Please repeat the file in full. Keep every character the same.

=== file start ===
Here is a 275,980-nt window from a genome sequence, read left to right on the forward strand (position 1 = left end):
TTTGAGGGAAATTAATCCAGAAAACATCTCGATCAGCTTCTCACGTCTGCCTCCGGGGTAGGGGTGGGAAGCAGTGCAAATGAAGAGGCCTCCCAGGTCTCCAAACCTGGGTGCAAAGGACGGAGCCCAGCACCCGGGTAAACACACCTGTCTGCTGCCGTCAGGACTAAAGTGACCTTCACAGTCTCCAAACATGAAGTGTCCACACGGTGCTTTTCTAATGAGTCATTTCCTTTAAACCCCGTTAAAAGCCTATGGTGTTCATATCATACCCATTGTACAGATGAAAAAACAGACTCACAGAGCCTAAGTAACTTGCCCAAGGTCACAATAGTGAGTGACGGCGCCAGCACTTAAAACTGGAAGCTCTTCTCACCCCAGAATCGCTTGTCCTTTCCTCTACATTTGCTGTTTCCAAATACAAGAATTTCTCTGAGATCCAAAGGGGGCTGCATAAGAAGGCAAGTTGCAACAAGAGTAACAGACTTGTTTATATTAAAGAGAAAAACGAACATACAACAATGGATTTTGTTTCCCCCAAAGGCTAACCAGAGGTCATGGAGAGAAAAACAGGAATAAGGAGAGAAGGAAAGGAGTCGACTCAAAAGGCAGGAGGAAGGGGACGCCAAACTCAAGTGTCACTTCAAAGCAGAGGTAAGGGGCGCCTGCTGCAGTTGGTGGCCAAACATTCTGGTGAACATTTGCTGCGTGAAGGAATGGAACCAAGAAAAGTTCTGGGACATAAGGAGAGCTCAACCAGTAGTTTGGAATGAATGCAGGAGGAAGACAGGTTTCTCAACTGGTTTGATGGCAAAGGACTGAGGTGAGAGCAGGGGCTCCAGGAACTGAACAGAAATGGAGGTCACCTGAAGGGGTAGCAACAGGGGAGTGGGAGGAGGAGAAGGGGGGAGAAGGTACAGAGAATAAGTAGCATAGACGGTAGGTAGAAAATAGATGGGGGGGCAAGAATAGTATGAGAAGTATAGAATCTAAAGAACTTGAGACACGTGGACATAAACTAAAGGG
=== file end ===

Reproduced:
Here is a 275,980-nt window from a genome sequence, read left to right on the forward strand (position 1 = left end):
TTTGAGGGAAATTAATCCAGAAAACATCTCGATCAGCTTCTCACGTCTGCCTCCGGGGTAGGGGTGGGAAGCAGTGCAAATGAAGAGGCCTCCCAGGTCTCCAAACCTGGGTGCAAAGGACGGAGCCCAGCACCCGGGTAAACACACCTGTCTGCTGCCGTCAGGACTAAAGTGACCTTCACAGTCTCCAAACATGAAGTGTCCACACGGTGCTTTTCTAATGAGTCATTTCCTTTAAACCCCGTTAAAAGCCTATGGTGTTCATATCATACCCATTGTACAGATGAAAAAACAGACTCACAGAGCCTAAGTAACTTGCCCAAGGTCACAATAGTGAGTGACGGCGCCAGCACTTAAAACTGGAAGCTCTTCTCACCCCAGAATCGCTTGTCCTTTCCTCTACATTTGCTGTTTCCAAATACAAGAATTTCTCTGAGATCCAAAGGGGGCTGCATAAGAAGGCAAGTTGCAACAAGAGTAACAGACTTGTTTATATTAAAGAGAAAAACGAACATACAACAATGGATTTTGTTTCCCCCAAAGGCTAACCAGAGGTCATGGAGAGAAAAACAGGAATAAGGAGAGAAGGAAAGGAGTCGACTCAAAAGGCAGGAGGAAGGGGACGCCAAACTCAAGTGTCACTTCAAAGCAGAGGTAAGGGGCGCCTGCTGCAGTTGGTGGCCAAACATTCTGGTGAACATTTGCTGCGTGAAGGAATGGAACCAAGAAAAGTTCTGGGACATAAGGAGAGCTCAACCAGTAGTTTGGAATGAATGCAGGAGGAAGACAGGTTTCTCAACTGGTTTGATGGCAAAGGACTGAGGTGAGAGCAGGGGCTCCAGGAACTGAACAGAAATGGAGGTCACCTGAAGGGGTAGCAACAGGGGAGTGGGAGGAGGAGAAGGGGGGAGAAGGTACAGAGAATAAGTAGCATAGACGGTAGGTAGAAAATAGATGGGGGGGCAAGAATAGTATGAGAAGTATAGAATCTAAAGAACTTGAGACACGTGGACATAAACTAAAGGG